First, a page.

As WeWorks lie empty, coworking spaces face their day of reckoning
The WeWorks fiasco may have been a result of its’ founder Adam Neuman’s shenanigans fueled by Softbank’s megalomania. But it also showed the fundamental weakness of the co-working business model i.e, an asset-liability mismatch with long dated assets in the real estate backed by short term contracts with tenants, a classic recipe for disaster, exacerbated by the current lockdown situation. As people get used to the concept of ‘WFH’, some offices may never come back to full utilisation even when normalcy returns thereby exposing the whole commercial real estate industry to a structural crisis. Naturally, co-working will likely suffer more due to the mismatch. However, in the longer run, co-working or flexible office rentals in general could be a gainer as businesses on the back of the current crisis look to lower fixed costs permanently. Marcellus operates out of one such space as not only do the low fixed costs allow us to offer clients a purely performance-based fee option but also allows us to add space and hence costs only as we grow. This piece in the WIRED brings out the twin dynamic of the near-term existential threat and the longer term opportunity facing the co-working and flexible offices concept.
“Anna’s story reflects the coronavirus-induced existential crisis that the flexible office market is facing. With the majority of tenants working from home in line with government advice, a model based on very short leases is in danger if customers decide to stop renewing memberships.
“We have an acceptance within occupiers that forecasting needs is an incredibly difficult art. It is not a science. Therefore, the long-term lease has been challenged,” says Ben Munn, global head of flexible space at JLL. “There is no doubt that occupiers will only increase their level of demand for flexible options.”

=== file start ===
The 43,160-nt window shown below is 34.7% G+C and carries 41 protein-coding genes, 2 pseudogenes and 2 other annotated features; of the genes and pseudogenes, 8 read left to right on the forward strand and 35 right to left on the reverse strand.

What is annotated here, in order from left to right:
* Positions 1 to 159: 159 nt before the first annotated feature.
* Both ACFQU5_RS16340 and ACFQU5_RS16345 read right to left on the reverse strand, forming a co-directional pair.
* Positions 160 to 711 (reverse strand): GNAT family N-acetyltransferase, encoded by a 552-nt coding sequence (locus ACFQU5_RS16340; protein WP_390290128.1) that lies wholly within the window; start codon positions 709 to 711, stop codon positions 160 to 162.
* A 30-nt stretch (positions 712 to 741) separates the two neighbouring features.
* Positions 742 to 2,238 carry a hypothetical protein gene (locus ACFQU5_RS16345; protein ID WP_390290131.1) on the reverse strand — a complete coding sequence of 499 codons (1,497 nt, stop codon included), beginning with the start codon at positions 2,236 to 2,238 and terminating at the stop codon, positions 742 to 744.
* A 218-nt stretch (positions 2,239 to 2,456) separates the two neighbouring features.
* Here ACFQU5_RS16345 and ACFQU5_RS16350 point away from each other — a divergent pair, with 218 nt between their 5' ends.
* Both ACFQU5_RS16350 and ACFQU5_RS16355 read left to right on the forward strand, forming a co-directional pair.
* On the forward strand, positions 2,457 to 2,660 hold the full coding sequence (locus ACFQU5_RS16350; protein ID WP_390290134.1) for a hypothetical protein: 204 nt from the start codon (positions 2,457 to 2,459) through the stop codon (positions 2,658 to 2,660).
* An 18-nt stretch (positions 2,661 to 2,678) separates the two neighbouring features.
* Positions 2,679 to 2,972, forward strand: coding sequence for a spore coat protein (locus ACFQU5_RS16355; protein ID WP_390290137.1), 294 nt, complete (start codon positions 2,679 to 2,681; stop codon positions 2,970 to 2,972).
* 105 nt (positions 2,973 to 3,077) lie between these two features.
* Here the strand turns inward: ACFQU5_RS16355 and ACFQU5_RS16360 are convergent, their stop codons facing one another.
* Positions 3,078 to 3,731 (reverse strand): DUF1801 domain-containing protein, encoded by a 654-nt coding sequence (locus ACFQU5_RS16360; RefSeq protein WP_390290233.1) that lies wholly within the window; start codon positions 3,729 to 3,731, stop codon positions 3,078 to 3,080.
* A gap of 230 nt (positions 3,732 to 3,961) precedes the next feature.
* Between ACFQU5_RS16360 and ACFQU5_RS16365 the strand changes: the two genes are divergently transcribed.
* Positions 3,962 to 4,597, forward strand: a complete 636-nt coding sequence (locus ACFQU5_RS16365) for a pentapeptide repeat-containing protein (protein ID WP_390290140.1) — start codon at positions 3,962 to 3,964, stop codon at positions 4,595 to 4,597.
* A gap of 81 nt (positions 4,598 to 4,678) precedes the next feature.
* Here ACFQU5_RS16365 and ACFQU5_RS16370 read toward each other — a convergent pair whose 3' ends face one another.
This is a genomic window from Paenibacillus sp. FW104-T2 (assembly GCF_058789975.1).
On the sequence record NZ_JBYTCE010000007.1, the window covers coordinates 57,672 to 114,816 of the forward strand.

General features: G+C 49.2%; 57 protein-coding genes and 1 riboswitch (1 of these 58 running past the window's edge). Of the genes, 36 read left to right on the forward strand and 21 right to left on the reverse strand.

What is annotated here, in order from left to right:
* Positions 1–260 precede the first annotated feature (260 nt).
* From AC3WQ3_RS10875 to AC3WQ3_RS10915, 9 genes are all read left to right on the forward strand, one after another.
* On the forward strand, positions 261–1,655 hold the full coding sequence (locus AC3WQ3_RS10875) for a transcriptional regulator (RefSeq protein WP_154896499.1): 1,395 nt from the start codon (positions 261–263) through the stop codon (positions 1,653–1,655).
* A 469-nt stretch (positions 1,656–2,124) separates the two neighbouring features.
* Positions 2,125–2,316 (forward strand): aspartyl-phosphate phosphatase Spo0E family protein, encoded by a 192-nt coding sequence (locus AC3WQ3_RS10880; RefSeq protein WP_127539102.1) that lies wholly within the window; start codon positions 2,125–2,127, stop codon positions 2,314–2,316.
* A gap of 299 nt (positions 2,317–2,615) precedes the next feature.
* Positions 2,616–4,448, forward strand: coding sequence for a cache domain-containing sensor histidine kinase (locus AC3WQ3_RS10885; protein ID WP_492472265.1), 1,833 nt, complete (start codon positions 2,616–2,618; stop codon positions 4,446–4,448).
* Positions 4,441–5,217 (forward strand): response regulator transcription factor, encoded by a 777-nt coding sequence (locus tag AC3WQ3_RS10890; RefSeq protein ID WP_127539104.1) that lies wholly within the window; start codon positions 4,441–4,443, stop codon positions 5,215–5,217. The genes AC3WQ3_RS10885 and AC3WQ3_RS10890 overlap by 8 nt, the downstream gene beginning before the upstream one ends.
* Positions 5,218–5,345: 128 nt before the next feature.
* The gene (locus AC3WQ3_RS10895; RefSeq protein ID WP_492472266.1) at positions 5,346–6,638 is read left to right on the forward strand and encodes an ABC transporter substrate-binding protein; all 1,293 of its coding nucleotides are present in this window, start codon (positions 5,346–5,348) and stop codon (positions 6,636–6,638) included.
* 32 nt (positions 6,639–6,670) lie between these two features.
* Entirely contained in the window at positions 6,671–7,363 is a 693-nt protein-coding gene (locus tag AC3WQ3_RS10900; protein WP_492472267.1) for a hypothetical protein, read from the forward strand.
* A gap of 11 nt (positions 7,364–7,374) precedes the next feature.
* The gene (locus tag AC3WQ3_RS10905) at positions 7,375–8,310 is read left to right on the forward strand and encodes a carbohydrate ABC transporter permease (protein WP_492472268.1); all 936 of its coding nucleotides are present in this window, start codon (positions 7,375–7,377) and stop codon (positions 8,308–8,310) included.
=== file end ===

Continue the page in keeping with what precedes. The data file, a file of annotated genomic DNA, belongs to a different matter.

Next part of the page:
Corporate unwillingness to make 15-year commitments on buildings is ideal for flexible office providers desperate for tenants willing to make commitments measured in years and not months. Someone like WeWork scooping up those businesses is a win-win.
But nowhere is the growing divide between ‘coworking’ and ‘flexible offices’ more apparent than among London’s largest landlords. In its recent annual results, Landsec, a FTSE 100 landlord, lists serviced offices as risky occupiers, but the paragraphs before and after are an ode to a flexible office future. Mirroring fellow FTSE 100 landlord British Land, Landsec launched its own flexible office brand, Myo, last year with the intention of avoiding coworking completely, focusing instead on one to three-year leases for corporate clients. In other words, an industry notorious for papering over gigantic losses by attracting waves of endless venture capital with skate ramps and flowing beer taps has a new wave of operators for whom caution and balance sheets matter.”